Aravosis asks: ‘How sophisticated do you have to be to get a deal that doesn’t guarantee repeal?’

Ryan Grim took a look at how the compromise over DADT repeal evolved. He delved into the way House Majority Leader Steny Hoyer inserted himself into the process at the end:

Hoyer proposed compromise language to Gates to find out what he could live with, then organized a critical meeting with top aides from the Pentagon and White House, as well as staffers to Senate Armed Services Committee Chairman Carl Levin (D-Mich.), Sen. Joe Lieberman (I-Conn.), Speaker Nancy Pelois (D-Calif.) and Rep. Patrick Murphy (D-Pa.). (House Armed Services Committee Chairman Ike Skelton, who is opposed to repeal, was out of the loop.)

Hoyer’s staff had written compromise legislation that was presented to the group on Monday, May 24. “They drafted the version that ultimately, with changes, became what the Pentagon in particular, and the White House and key stakeholders, agreed to be the marching orders going forward,” said Winnie Stachelberg, a senior vice president at the Center for American Progress, which was in the middle of negotiations.

Stachelberg wasn’t just in the “middle of negotiations.” Nope. In her version, she is the main reason for the compromise. That has been a consistent theme from Stachelberg for the past few weeks — and she did it again with Ryan:

“We came up with the idea of a certification trigger when it became clear, talking in particular to House and Senate targets on the Armed Services Committees and other more moderates, that delayed implementation was going to happen,” said CAP’s Stachelberg, who formerly worked for the Human Rights Campaign.

We’ll need to keep a very close watch on that certification language as the legislative process plays out. According to SLDN, the organization that I’ve found to be most responsive and accessible to the concerns of both people on the Hill and activists, there’s already an effort in the Senate to amend the certification language by giving all four service chiefs the power to sign off on the process. According to SLDN, “This killer amendment is designed to delay open service for years.” That really matters to SLDN, of course, because they actually represent the men and women whose lives are impacted by DADT.

But, there’s more. Stachelberg took a swipe at “gay people,” which is a not too subtle attack on gay activists and bloggers. (We keep hearing she has real issues with bloggers — and she’s pretty vocal about it. That’s odd since CAP is also home to Think Progress, which has a slew of bloggers):

Some gay activists resented CAP’s involvement in the debate, arguing that the gay and lesbian community can speak for itself. Stachelberg said that CAP approached the issue from a national security perspective and worked in coordination with gay groups. “Let’s be clear. There are gay groups and there are gay people. So Servicemembers United, SLDN, HRC, Third Way [and] CAP, were the key gay groups working on this, and all of them knew about the certification language and had no problem with it,” she said.

Wait. What? Let’s be really clear: CAP isn’t a gay group. Third Way isn’t either.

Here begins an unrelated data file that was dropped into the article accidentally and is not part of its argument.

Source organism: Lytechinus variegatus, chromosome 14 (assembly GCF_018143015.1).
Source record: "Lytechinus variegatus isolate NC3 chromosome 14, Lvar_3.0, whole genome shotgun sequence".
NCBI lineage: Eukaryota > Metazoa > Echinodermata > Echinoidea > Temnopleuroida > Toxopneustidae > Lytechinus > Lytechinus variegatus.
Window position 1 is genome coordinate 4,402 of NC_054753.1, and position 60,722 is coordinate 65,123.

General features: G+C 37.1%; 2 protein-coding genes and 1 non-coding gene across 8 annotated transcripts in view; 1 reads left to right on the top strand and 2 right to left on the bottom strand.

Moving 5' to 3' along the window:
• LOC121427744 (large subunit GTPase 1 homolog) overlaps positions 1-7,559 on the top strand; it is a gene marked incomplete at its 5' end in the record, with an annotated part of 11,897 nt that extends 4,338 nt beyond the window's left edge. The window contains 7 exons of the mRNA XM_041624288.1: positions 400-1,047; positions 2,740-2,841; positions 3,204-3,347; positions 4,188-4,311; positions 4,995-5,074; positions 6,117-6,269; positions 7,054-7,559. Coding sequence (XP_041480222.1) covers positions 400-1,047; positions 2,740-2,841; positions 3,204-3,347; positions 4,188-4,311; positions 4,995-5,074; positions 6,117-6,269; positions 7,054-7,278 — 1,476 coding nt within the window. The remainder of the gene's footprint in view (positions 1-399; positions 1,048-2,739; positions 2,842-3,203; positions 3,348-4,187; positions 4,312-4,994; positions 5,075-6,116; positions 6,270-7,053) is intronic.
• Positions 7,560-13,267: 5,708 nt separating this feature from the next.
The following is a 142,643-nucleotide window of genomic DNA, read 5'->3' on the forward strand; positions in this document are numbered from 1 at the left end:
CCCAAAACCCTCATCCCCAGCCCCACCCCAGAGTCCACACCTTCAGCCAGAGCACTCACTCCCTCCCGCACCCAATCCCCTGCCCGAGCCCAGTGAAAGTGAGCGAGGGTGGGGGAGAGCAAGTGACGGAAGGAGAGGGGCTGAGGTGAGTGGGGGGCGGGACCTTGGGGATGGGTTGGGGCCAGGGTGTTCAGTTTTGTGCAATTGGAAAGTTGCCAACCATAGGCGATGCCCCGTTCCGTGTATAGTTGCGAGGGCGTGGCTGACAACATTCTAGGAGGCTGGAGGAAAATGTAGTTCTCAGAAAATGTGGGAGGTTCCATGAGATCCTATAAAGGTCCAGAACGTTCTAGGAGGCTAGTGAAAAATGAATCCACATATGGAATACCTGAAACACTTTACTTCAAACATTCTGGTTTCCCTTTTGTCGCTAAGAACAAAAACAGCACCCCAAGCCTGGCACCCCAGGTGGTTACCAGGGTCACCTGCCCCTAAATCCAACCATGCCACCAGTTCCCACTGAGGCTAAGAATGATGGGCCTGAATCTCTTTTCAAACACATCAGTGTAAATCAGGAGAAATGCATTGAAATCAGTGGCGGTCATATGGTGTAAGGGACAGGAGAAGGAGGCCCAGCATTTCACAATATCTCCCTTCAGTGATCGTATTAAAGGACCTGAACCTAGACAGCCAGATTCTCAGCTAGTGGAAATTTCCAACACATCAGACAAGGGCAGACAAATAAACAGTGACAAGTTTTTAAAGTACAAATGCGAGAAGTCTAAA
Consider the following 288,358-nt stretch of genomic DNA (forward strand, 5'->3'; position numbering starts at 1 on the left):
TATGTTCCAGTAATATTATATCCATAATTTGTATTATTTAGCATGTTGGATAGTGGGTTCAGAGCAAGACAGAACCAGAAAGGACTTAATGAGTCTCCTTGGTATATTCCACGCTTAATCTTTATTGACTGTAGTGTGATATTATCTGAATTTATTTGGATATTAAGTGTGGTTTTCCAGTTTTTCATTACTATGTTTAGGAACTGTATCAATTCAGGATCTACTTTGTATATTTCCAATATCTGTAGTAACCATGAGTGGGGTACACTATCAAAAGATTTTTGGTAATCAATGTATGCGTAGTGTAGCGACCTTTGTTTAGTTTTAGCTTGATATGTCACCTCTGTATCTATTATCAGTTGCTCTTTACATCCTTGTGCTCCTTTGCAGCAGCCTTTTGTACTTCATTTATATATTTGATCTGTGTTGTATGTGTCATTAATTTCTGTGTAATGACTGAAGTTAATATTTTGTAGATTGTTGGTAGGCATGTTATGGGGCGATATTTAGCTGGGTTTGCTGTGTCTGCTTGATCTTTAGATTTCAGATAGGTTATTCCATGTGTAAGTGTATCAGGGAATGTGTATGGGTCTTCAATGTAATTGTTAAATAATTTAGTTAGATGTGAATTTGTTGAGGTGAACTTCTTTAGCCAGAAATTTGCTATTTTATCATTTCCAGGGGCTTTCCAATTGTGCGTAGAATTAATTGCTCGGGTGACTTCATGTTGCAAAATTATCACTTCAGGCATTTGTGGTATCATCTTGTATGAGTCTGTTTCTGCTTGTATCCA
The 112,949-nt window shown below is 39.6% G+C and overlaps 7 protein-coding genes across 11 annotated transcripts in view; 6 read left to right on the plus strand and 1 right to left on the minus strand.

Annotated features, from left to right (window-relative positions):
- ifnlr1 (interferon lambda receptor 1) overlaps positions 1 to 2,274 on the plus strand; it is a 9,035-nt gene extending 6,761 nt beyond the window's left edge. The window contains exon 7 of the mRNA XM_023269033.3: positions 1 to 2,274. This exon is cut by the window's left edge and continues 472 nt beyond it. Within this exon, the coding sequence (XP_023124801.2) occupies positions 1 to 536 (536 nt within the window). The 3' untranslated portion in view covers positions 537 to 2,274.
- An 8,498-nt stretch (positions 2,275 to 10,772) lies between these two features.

And, again, we see that Stachelberg is proud of her certification language. Okay, we get it. But, she better be putting the full force of CAP and her friends at the White House behind the lobbying effort to kill that poison pill of adding all four service chiefs to the certification process.

Ryan spoke to John about Stachelberg’s commentary on “gay people” and his response was spot on:

One of those people Stachelberg is referring to is’s John Aravosis, who was involved in the debate over DADT in the early ’90s. He has reluctantly embraced the compromise as better than nothing, but doesn’t think it’s worth taking credit for. “I get that Winnie and HRC both have a problem with bloggers, but we wouldn’t be where we are today if the gay blogs hadn’t weighed in. It’s usually typical of the people who screwed things up to then accuse everyone else of being less sophisticated,” he said. “How sophisticated do you have to be to get a deal that doesn’t guarantee repeal?”

Doesn’t guarantee repeal. Doesn’t guarantee open service. But, we’re the ones who don’t get it.

On October 27, 2010, Joe was one of five bloggers who interviewed President Obama. Joe is a DC-based political consultant with over twenty-five years of experience at both the state and federal level. Joe has managed political operations and legislative efforts for both candidates and issues-based organizations. For seven years, he was the Director of State Legislation at Handgun Control, Inc. He served as that organization's first Political Director during the 2000 cycle. Joe is a graduate of the University of Maine School of Law. In addition, he has a Masters in Public Administration from Lehigh University and received his B.A. from the University of New Hampshire. Joe also has a fun dog, Petey, a worthy successor to Boomer, who got Joe through eight years of Bush and Cheney. Joe likes to think he is a world class athlete having finished the 2005 Chicago Marathon in the time of 4:10. He has completed six other marathons as well -- and is still determined to break the four hour mark.

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